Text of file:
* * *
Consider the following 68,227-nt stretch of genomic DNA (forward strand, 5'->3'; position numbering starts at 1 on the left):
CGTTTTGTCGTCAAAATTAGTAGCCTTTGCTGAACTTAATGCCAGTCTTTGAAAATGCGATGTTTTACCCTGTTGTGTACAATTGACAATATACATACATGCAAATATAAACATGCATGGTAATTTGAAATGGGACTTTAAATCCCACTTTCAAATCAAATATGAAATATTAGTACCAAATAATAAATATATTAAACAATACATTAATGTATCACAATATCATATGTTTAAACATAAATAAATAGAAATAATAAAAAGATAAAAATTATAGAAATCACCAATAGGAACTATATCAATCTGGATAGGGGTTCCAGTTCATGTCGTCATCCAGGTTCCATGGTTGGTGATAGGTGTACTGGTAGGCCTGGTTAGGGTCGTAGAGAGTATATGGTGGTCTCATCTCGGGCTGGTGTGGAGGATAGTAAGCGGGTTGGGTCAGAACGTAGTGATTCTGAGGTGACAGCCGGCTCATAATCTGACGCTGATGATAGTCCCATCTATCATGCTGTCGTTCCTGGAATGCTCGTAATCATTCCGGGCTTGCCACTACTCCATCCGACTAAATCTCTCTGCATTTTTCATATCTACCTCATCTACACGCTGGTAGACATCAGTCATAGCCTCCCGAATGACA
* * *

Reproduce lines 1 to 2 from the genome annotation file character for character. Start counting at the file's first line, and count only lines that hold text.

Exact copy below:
Consider the following 68,227-nt stretch of genomic DNA (forward strand, 5'->3'; position numbering starts at 1 on the left):
CGTTTTGTCGTCAAAATTAGTAGCCTTTGCTGAACTTAATGCCAGTCTTTGAAAATGCGATGTTTTACCCTGTTGTGTACAATTGACAATATACATACATGCAAATATAAACATGCATGGTAATTTGAAATGGGACTTTAAATCCCACTTTCAAATCAAATATGAAATATTAGTACCAAATAATAAATATATTAAACAATACATTAATGTATCACAATATCATATGTTTAAACATAAATAAATAGAAATAATAAAAAGATAAAAATTATAGAAATCACCAATAGGAACTATATCAATCTGGATAGGGGTTCCAGTTCATGTCGTCATCCAGGTTCCATGGTTGGTGATAGGTGTACTGGTAGGCCTGGTTAGGGTCGTAGAGAGTATATGGTGGTCTCATCTCGGGCTGGTGTGGAGGATAGTAAGCGGGTTGGGTCAGAACGTAGTGATTCTGAGGTGACAGCCGGCTCATAATCTGACGCTGATGATAGTCCCATCTATCATGCTGTCGTTCCTGGAATGCTCGTAATCATTCCGGGCTTGCCACTACTCCATCCGACTAAATCTCTCTGCATTTTTCATATCTACCTCATCTACACGCTGGTAGACATCAGTCATAGCCTCCCGAATGACA